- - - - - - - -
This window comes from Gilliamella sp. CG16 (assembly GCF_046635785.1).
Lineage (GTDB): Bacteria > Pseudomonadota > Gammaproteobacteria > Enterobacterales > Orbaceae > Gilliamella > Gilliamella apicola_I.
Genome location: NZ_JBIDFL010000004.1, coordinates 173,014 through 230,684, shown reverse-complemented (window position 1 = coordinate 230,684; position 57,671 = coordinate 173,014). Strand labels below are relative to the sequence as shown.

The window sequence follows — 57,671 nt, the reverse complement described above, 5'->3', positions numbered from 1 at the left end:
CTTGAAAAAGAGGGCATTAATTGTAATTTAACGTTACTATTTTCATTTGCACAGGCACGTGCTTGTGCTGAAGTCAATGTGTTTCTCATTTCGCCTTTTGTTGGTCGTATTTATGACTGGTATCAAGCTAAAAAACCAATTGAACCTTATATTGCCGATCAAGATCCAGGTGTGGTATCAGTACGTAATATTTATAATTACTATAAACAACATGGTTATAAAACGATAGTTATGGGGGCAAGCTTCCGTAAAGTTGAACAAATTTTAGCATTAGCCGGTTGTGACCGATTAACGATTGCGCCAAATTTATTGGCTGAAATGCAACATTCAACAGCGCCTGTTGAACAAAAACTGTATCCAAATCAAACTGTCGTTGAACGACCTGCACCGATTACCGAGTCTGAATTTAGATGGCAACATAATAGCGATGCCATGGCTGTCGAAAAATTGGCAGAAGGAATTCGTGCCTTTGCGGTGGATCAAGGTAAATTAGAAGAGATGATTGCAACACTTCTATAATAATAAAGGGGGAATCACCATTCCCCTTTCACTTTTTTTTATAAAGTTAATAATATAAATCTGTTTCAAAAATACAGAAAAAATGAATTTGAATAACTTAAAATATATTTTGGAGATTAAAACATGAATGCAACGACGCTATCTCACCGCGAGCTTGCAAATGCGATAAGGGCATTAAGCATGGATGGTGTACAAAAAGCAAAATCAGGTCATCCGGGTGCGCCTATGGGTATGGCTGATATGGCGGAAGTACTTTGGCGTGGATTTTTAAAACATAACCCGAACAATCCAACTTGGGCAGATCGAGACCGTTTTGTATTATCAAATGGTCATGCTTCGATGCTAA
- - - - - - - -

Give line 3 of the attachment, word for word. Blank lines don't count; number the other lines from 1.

Genome location: NZ_JBIDFL010000004.1, coordinates 173,014 through 230,684, shown reverse-complemented (window position 1 = coordinate 230,684; position 57,671 = coordinate 173,014). Strand labels below are relative to the sequence as shown.